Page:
[11:48] Jonah refused to repent. He was like, I'm right. Rather be chucked off the ship and die than repent. But now in verse 2 we read, he calls out to the Lord in his distress.

[12:02] And amazingly God answers him. This is literally the low point in Jonah's life. He is as far away from life as you can be. He has been all but imprisoned by death.

[12:13] Verse 6 says, I went down to the land whose bars closed over me forever. Jonah's all but dead. And yet God answers him.

[12:26] Even in death, Jonah was not outside God's control or beyond his reach to save. It makes me think about how when the Apollo astronauts were circled the moon, communications were cut off every time the command module went behind the moon to the so-called dark side of the moon because the moon blocks all radio signals.

[12:46] Well, there's no dark side of the moon with God. There's nowhere you can't be hurt. There's no desert. There's no mountaintop. There's no trench, ocean trench where you're outside where God can't hear you, where you're outside his view, outside the ability for him to communicate with you.

[13:06] You know, that's true physically. That's true in all types and times of life. There's God hears the teenager who's crying out to God inside the toilet cubicle because they're being bullied.

[13:17] He hears the person in solitary confinement in prison. He hears the woman calling out in an abusive relationship. There's nowhere. There's no place. There's no time in life where we're beyond God being able to hear us.

[13:31] And whether you're a Christian or not today, that's something that we need to keep in mind of. Like God can hear you. All you need to do is call out to him.

[13:42] Maybe that's for the first time. So first, God saves Jonah despite his desperate circumstances. Second, God saves Jonah despite his disobedient past.

[13:53] I wonder if you've ever felt I've done too many wrong things for God to want anything to do with me. If God saved people based on their past, Jonah would be stuffed.

[14:04] Remember, he was meant to be God's prophet. He was meant to be God's mouthpiece, speaking God's word to God's people. He was meant to be going to Nineveh to speak on God's behalf there.

[14:16] And he did the opposite of that. He went as far away from God. He, in the most high-handedly disobedient way, you know, there's no way that you can put a glimmer of light in what Jonah does.

[14:27] Jonah just absolutely says I want nothing to do with God. I'd rather drown than repent. Jonah deserves God's judgment. He knows it. In verse four, he says, I'm driven away from your sight.

[14:38] Jonah's talking about hell there. He's talking about being separated from God, from all his goodness. In verse two, Jonah mentions shale, that place of the dead that then Hebrew sometimes also refers to hell.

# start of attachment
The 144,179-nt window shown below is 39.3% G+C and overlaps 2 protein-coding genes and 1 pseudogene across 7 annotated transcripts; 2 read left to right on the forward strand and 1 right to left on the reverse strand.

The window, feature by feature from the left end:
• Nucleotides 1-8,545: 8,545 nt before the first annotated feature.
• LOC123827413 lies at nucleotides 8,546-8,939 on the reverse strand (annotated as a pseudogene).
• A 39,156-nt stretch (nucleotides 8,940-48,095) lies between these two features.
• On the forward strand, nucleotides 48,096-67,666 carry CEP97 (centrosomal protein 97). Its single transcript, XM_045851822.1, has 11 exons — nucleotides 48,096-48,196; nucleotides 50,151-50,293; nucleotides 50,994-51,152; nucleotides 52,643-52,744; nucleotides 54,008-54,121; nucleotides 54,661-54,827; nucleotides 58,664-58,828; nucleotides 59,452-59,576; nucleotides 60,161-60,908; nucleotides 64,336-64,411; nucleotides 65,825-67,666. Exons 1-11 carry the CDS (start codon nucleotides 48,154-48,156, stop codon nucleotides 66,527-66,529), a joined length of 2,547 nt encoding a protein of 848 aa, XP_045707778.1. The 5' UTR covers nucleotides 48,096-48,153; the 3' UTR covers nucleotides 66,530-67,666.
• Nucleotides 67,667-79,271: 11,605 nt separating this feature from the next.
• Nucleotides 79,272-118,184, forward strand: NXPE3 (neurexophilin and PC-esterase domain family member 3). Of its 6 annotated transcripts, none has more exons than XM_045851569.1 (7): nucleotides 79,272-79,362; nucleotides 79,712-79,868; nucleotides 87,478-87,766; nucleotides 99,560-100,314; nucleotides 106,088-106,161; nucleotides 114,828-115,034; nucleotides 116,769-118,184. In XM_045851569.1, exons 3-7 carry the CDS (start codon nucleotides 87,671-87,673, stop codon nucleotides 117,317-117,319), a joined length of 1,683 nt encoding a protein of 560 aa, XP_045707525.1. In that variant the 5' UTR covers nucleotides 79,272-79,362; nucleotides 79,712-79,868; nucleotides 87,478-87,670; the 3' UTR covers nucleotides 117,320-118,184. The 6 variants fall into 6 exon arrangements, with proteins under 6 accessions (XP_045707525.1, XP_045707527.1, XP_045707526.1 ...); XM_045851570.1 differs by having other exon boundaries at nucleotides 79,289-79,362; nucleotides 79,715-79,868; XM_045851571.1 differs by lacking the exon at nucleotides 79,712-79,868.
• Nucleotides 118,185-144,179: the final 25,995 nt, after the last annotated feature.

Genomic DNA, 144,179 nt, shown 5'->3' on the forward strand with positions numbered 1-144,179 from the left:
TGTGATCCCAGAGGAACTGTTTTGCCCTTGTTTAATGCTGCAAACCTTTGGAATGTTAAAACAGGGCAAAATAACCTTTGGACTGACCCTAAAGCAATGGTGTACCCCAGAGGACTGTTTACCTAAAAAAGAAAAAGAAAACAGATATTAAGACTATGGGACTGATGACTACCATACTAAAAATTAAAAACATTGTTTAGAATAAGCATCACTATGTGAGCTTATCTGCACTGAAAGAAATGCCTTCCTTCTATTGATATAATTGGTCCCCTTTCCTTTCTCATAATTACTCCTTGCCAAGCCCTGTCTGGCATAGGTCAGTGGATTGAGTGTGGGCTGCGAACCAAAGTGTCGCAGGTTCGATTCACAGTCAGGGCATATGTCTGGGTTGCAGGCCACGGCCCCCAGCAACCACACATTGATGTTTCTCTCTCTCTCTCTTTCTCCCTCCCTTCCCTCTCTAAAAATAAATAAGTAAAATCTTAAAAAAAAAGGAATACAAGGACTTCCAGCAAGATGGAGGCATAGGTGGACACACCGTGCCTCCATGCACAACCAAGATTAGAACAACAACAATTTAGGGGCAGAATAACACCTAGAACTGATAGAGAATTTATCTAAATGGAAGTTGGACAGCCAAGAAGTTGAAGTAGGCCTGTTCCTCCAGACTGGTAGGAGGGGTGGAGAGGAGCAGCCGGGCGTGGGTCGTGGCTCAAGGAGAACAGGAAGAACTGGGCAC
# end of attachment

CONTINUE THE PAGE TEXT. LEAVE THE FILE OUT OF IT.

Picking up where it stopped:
[14:52] Physically Jonah is at a low point. Spiritually Jonah is at a low point. Jonah's not the doorstep of hell. The gates are closing. But then God saves him.

[15:02] And when you think of Jonah, I want you to think of the person who you feel is the furthest away from God. The person who stopped going to church maybe as soon as they could, as soon as they're old enough to say, not going in and has never looked back.

[15:18] I want you to think about the person who hates God with all their might. And if you try to talk to them about Jesus, if you try to even mention going to church, they just, they want nothing to do with it.

[15:28] They want to either change the conversation or just walk away. I want you to think about the person whose life is a long list of saying no to God who in everything just wants to go the opposite direction.

[15:40] Maybe that person's even you. That's the person who God saves. Jonah has a disobedient past.

[15:51] He's guilty. He deserves God's judgment. And yet despite all this, God saves him. Jonah doesn't deserve it. It's all God's mercy.

[16:01] He doesn't treat him as he deserves. That's why Jonah says so accurately, salvation belongs to the Lord. He doesn't belong to Jonah. He didn't just like wave the right flag and God said, all right, okay.

[16:15] Salvation belongs to the Lord. And we see that particularly when we come to Jonah's prayer. God saves Jonah despite his desperate circumstances, his disobedient past. And he saves him despite his dodgy prayer.

[16:28] Jonah's prayer you see is really interesting. You see on one hand it sounds a lot like the psalm. So you take Psalm 116, which we just sung or Psalm 18, which we'll sing at the end.

[16:40] And there are lots of similarities. Let me just read a bit of Psalm 18 for you and you'll see how it sounds like Jonah. Psalm 18, David says, the cords of death encompassed me. The torrents of destruction assailed me.

[16:51] The cords of shale entangled me. The snares of death confronted me. In my distress, I called upon the Lord to my God. I cried for help from his temple. He heard my voice and my cry to him reached his ears.

[17:04] It was very similar. Now Jonah is probably quoting and structuring his psalm based on psalms that he knows, song based on psalms that he knows. So in one way, Jonah's prayer is a very good prayer.

[17:17] However, many theologians have pointed out there's some issues. For example, at no point does Jonah say sorry. He admits that he's under God's judgment, that God has cast him into the sea, but we might expect Jonah to just go a little bit further given what he's done.

[17:35] Maybe to pray a bit like David in Psalm 51, Lord, my God, have mercy on me and your steadfast love cleans me from all sin. There's none of that kind of language though. Jonah doesn't pray that instead actually he spends most of the time talking about himself and he gives God only one little mention, two lines in verse seven.